Like hydroponics or coco, you have full control over pH and nutrient levels. You need to watch pH and nutrient levels.
You can germinate cannabis seeds in rockwool cubes. When transplanting, you can just keep the seedling safely in its cube. You can’t grow organically.
You need to soak rockwool in low-pH water before use.
Rockwool is not natural and doesn’t biodegrade. Reusing rockwool is not recommended.
ADVANTAGES DISADVANTAGES
Rockwool supports a sterile grow with little risk of pests, disease, and infestation. You need to give nutrients from the start.
Like hydroponics or coco, you have full control over pH and nutrient levels. You need to watch pH and nutrient levels.
You can germinate cannabis seeds in rockwool cubes. When transplanting, you can just keep the seedling safely in its cube. You can’t grow organically.
You need to soak rockwool in low-pH water before use.
Rockwool is not natural and doesn’t biodegrade. Reusing rockwool is not recommended.

HYDROPONICS

Difficulty: Medium/high
Cost: High

There are various types of hydroponic setups used for growing cannabis. Some systems hold plants in pots filled with a hydroponic growing medium such as clay pebbles, perlite, or rockwool, with drippers dispensing water and nutrients to your cannabis.

You can also find setups that do not use a solid growing medium at all. In these systems, plants are suspended above a tank, with the roots reaching down into the water/nutrient solution. Some systems may use a combination of these, with the plants in a solid medium and the roots suspended in a tank. Simple dripper setups are relatively affordable, while more elaborate systems that make use of pumps and other equipment can be quite expensive.

ADVANTAGES DISADVANTAGES
Your plants will grow large and fast for maximum yields. You need to maintain the correct pH and nutrient levels.
You have control over the pH and nutrient levels of your cannabis. You need to empty your tank and clean your system once in a while.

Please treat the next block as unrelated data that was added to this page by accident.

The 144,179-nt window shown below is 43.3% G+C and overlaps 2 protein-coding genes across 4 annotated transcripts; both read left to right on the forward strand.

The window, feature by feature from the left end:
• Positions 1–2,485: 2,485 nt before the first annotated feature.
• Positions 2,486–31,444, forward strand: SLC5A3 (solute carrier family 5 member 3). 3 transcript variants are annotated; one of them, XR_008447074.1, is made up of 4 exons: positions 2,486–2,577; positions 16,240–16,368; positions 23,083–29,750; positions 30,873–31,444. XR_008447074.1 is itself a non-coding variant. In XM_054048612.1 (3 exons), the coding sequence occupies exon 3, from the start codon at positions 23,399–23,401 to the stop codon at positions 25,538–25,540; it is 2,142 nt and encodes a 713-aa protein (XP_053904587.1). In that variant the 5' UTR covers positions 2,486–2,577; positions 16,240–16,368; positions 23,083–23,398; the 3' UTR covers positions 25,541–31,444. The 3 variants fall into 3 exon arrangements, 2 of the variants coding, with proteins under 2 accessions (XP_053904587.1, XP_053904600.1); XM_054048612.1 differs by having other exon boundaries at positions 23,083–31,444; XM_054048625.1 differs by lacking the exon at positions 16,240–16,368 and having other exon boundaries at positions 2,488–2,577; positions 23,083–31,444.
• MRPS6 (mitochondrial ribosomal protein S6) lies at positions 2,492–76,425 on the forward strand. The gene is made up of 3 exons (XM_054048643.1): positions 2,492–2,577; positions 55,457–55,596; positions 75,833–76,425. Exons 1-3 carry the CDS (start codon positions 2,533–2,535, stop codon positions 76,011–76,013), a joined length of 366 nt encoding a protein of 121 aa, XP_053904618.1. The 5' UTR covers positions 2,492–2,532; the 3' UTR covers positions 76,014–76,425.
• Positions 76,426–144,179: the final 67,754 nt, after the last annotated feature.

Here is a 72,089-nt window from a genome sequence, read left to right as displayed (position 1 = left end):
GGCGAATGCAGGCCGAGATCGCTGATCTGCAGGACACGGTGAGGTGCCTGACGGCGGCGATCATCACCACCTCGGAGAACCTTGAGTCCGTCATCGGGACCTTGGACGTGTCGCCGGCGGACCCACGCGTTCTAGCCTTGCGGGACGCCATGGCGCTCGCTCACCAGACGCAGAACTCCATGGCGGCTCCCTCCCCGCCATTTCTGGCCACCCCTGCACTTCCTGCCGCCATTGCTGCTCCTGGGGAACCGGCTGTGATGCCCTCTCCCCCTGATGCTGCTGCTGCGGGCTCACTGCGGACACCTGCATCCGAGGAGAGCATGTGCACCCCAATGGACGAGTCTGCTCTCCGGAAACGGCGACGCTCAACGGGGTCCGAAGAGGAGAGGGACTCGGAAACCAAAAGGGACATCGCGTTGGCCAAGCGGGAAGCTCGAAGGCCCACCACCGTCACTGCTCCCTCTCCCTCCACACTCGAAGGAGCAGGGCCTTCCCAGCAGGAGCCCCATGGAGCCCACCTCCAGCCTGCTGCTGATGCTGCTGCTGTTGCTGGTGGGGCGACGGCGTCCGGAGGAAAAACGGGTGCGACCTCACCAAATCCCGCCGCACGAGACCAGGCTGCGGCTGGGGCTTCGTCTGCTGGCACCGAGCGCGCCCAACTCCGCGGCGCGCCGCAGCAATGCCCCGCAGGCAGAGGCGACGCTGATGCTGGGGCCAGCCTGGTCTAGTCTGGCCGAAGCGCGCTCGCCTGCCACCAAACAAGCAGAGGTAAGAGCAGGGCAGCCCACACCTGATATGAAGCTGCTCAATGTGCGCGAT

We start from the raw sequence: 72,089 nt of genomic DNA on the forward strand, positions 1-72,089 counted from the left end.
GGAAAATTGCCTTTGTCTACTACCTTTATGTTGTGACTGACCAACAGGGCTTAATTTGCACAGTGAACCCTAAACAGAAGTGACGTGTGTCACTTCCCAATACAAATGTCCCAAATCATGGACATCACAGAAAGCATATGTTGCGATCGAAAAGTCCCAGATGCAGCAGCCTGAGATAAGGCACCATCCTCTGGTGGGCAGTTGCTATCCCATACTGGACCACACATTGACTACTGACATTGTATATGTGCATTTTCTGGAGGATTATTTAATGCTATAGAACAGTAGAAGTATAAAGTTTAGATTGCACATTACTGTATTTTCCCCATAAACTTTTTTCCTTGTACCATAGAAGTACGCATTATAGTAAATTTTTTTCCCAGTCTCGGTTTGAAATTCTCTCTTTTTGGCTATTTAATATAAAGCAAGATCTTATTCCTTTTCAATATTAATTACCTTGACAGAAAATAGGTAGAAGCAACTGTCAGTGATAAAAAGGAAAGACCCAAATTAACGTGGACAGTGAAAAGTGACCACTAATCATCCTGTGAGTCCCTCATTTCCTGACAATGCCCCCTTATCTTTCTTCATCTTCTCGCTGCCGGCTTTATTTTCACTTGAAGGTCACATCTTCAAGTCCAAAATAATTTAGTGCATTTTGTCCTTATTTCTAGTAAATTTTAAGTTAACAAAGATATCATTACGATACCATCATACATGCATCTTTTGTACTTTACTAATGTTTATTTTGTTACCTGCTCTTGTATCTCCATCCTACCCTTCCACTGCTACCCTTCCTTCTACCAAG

You don’t need to feed as much (if you have a recirculating system). You need to give hydroponic nutrients from the start.
Low risk of pests and soil-based diseases. A hydroponic setup will cost more than some pots and a bag of soil.
Your weed may not taste as “natural”.
ADVANTAGES DISADVANTAGES
Your plants will grow large and fast for maximum yields. You need to maintain the correct pH and nutrient levels.
You have control over the pH and nutrient levels of your cannabis. You need to empty your tank and clean your system once in a while.
You don’t need to feed as much (if you have a recirculating system). You need to give hydroponic nutrients from the start.
Low risk of pests and soil-based diseases. A hydroponic setup will cost more than some pots and a bag of soil.
Your weed may not taste as “natural”.

WHAT IS THE BEST GROWING MEDIUM?

In conclusion, there is really no “best” growing medium for your cannabis—each has its own strengths and weaknesses. Many times, it will come down to cost, in which case soil is still the reigning champion.

  • Consider growing in soil/compost if you’re just starting out or simply want to go the most natural route.
  • Consider growing in coco/perlite if you’re already confident growing in soil and feel that you want to upgrade. Growing in coco has the advantage of providing almost all the benefits of hydro, but it’s still essentially as easy as growing in soil.
  • Consider using a hydroponic system if you want the fastest growth, biggest yields, and full control over most aspects of your grow. With many hydroponic setups, you are free to use an inert growing medium of your choice (clay pebbles, perlite, rockwool, etc.), so there is plenty of room for some horticultural experimentation.

HOW TO GROW CANNABIS USING SOIL, COCO, HYDRO, OR ROCKWOOL: FURTHER READING

Are you still on the fence about which growing medium to choose? Here are some articles we recommend reading:

• The Home Grower’s Guide To The Best Soil For Cannabis Choosing The Best Soil For Cannabis: A Home Grower’s Guide.

• Growing Cannabis With Coco Coir Growing marijuana in coco coir is a fantastic alternative cultivation style.

• Hydroponic Cannabis Growing Guide Hydroponics is a method of cultivating plants, specifically cannabis in this case, in a solution of water and nutrients.

• Rockwool For Hydroponic Marijuana Growing Rockwool is a great medium for growing marijuana.

What's the best growing medium for cannabis? Find out the differences between growing cannabis in soil, coco, rockwool, and hydroponics here.

Hemp growing medium

Hemp mats are ideal for growing microgreens and wheatgrass. They are made of 100% natural hemp fibre, creating a biodegradable soilless growing medium with high water retention. Easy to use with no mess they can be composted after use.

What are Hemp Mats made from?